CHIEF JUSTICE BURGER delivered the opinion of the Court.
We granted certiorari to consider whether tax accrual workpapers prepared by a corporations independent certified public accountant in the course of regular financial audits are protected from disclosure in response to an Internal Revenue Service summons issued under § 7602 of the Internal Revenue Code of 1954 (Code), 26 U. S. C. § 7602.
Respondent Arthur Young & Co. is a firm of certified public accountants. As the independent auditor for respondent Amerada Hess Corp., Young is responsible for reviewing the financial statements prepared by Amerada as required by the federal securities laws.
In 1975 the Internal Revenue Service began a routine audit to determine Amerada's corporate income tax liability for the tax years 1972 through 1974. When the audit revealed that Amerada had made questionable payments of $7,830 from a "special disbursement account," the IRS instituted a criminal investigation of Amerada's tax returns as well. In that process, pursuant to Code § 7602, 26 U. S. C. § 7602,
The IRS then commenced this enforcement action against Young in the United States District Court for the Southern District of New York. See 26 U. S. C. § 7604.
A divided United States Court of Appeals for the Second Circuit affirmed in part and reversed in part. 677 F.2d 211
One judge dissented from that portion of the majority opinion creating a work-product immunity for accountants' tax accrual workpapers. The dissent viewed the statutory summons authority, 26 U. S. C. § 7602, as reflecting a congressional decision in favor of the disclosure of such workpapers. The dissent also rejected the policy justifications asserted by the majority for an accountant work-product immunity, reasoning that such protection was not necessary to ensure the integrity of the independent auditor's certification of a corporations financial statements.
We granted certiorari, 459 U.S. 1199 (1983). We affirm in part and reverse in part.
Corporate financial statements are one of the primary sources of information available to guide the decisions of the investing public. In an effort to control the accuracy of the financial data available to investors in the securities markets, various provisions of the federal securities laws require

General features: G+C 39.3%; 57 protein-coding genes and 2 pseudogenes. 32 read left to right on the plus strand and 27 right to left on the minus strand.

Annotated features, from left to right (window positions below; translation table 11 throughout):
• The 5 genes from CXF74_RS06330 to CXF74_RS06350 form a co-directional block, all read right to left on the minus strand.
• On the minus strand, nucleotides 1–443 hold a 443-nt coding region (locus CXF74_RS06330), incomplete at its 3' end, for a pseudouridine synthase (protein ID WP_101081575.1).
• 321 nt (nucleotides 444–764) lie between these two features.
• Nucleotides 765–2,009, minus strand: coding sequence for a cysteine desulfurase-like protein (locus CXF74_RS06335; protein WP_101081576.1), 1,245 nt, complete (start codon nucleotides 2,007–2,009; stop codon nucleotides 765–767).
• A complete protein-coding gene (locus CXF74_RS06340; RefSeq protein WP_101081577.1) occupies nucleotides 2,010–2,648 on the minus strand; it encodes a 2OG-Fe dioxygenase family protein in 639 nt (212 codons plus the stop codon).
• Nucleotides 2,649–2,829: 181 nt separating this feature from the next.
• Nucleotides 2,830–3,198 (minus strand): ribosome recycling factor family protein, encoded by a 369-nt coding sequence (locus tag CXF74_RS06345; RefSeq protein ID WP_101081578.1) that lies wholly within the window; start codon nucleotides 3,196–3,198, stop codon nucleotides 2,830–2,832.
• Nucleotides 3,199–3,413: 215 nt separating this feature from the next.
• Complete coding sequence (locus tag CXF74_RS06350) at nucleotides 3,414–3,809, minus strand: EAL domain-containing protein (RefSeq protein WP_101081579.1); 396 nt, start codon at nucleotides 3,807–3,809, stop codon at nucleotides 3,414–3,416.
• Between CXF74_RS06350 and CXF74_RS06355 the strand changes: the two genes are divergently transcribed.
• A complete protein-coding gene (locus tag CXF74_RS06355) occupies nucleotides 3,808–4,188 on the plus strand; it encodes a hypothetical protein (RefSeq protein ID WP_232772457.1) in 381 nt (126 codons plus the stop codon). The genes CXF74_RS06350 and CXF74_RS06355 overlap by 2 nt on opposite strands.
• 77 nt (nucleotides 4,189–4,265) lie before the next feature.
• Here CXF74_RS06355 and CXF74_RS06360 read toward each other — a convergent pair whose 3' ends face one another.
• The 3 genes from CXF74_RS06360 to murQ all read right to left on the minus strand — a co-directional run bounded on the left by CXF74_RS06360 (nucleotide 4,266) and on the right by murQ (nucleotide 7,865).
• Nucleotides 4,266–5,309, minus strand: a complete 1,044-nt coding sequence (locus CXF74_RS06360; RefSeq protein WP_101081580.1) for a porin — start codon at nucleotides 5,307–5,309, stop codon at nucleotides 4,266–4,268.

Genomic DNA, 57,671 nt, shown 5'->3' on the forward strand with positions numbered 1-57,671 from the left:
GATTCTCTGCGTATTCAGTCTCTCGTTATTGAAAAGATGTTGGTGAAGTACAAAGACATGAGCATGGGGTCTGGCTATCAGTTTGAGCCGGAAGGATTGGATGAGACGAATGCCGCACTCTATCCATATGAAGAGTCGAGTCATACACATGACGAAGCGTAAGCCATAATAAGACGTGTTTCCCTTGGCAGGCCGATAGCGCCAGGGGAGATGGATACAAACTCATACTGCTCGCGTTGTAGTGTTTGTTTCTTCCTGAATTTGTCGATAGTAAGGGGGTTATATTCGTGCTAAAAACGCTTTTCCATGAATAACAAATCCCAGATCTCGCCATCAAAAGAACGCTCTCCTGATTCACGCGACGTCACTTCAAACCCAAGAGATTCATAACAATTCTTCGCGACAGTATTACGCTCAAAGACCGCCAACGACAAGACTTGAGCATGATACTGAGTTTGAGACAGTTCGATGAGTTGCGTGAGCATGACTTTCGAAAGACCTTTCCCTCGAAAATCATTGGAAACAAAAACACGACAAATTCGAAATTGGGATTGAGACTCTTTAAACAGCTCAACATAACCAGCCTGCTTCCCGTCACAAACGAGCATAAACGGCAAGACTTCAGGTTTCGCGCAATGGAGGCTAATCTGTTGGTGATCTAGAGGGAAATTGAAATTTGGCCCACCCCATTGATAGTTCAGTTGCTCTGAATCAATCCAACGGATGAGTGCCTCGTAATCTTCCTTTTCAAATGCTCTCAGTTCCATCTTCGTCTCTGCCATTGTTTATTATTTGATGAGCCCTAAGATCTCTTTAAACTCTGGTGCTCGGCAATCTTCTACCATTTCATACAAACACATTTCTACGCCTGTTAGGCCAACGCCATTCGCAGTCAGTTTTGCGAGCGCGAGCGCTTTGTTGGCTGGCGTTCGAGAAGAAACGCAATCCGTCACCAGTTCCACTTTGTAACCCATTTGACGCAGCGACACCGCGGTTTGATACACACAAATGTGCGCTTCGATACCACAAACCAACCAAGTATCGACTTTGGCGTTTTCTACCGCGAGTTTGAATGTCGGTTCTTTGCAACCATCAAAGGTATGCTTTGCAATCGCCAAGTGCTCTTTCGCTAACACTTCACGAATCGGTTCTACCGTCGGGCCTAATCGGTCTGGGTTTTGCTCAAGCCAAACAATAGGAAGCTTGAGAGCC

The independent auditor draws upon many sources in evaluating the sufficiency of the corporations tax accrual account. Initially, the corporations books, records, and tax returns must be analyzed in light of the relevant Code provisions, Treasury Regulations, Revenue Rulings, and case law. The auditor will also obtain and assess the opinions, speculations, and projections of management with regard to unclear, aggressive, or questionable tax positions that may have been taken on prior tax returns. In exploring the tax consequences of certain transactions, the auditor often engages in a "worst-case" analysis in order to ensure that the tax accrual account accurately reflects the full extent of the corporation's exposure to additional tax liability. From this conglomeration of data, the auditor is able to estimate the potential cost of each particular contingency, as well as the probability that the additional liability may arise.
The auditor's tax accrual workpapers record this process of examination and analysis. Such workpapers may document the auditor's interviews with corporate personnel, judgments on questions of potential tax liability, and suggestions for alternative
In seeking access to Young's tax accrual workpapers, the IRS exercised the summons power conferred by Code § 7602, 26 U. S. C. § 7602, which authorizes the Secretary of the Treasury to summon and "examine any books, papers, records, or other data which may be relevant or material" to a particular tax inquiry.
As the language of § 7602 clearly indicates, an IRS summons is not to be judged by the relevance standards used in deciding whether to admit evidence in federal court. Cf. Fed. Rule Evid. 401. The language "may be" reflects Congress' express intention to allow the IRS to obtain items of even potential relevance to an ongoing investigation, without reference to its admissibility. The purpose of Congress is obvious: the Service can hardly be expected to know whether such data will in fact be relevant until they are procured and scrutinized. As a tool of discovery, the § 7602 summons is critical to the investigative and enforcement functions of the IRS, see United States v. Powell, 379 U.S. 48, 57 (1964); the Service therefore should not be required to establish that the documents it seeks are actually relevant in any technical, evidentiary sense.
We now turn to consider whether tax accrual workpapers prepared by an independent auditor in the course of a routine review of corporate financial statements should be protected by some form of work-product immunity from disclosure under § 7602. Based upon its evaluation of the competing polices of the federal tax and securities laws, the Court of Appeals found it necessary to create a so-called privilege for the independent auditor's workpapers.
Our complex and comprehensive system of federal taxation, relying as it does upon self-assessment and reporting, demands that all taxpayers be forthright in the disclosure of relevant information to the taxing authorities. Without such
Similarly, we noted in United States v. Euge, 444 U.S. 707, 711 (1980):
While § 7602 is "subject to the traditional privileges and limitations," id., at 714, any other restrictions upon the IRS summons power should be avoided "absent unambiguous directions from Congress." United States v. Bisceglia, supra, at 150. We are unable to discern the sort of "unambiguous directions from Congress" that would justify a judicially created work-product immunity for tax accrual workpapers summoned under § 7602. Indeed, the very language of § 7602 reflects precisely the opposite: a congressional policy choice in favor of disclosure of all information relevant to a legitimate IRS inquiry. In light of this explicit statement by the Legislative Branch, courts should be chary in recognizing exceptions to the broad summons authority of the IRS or in fashioning new privileges that would curtail disclosure under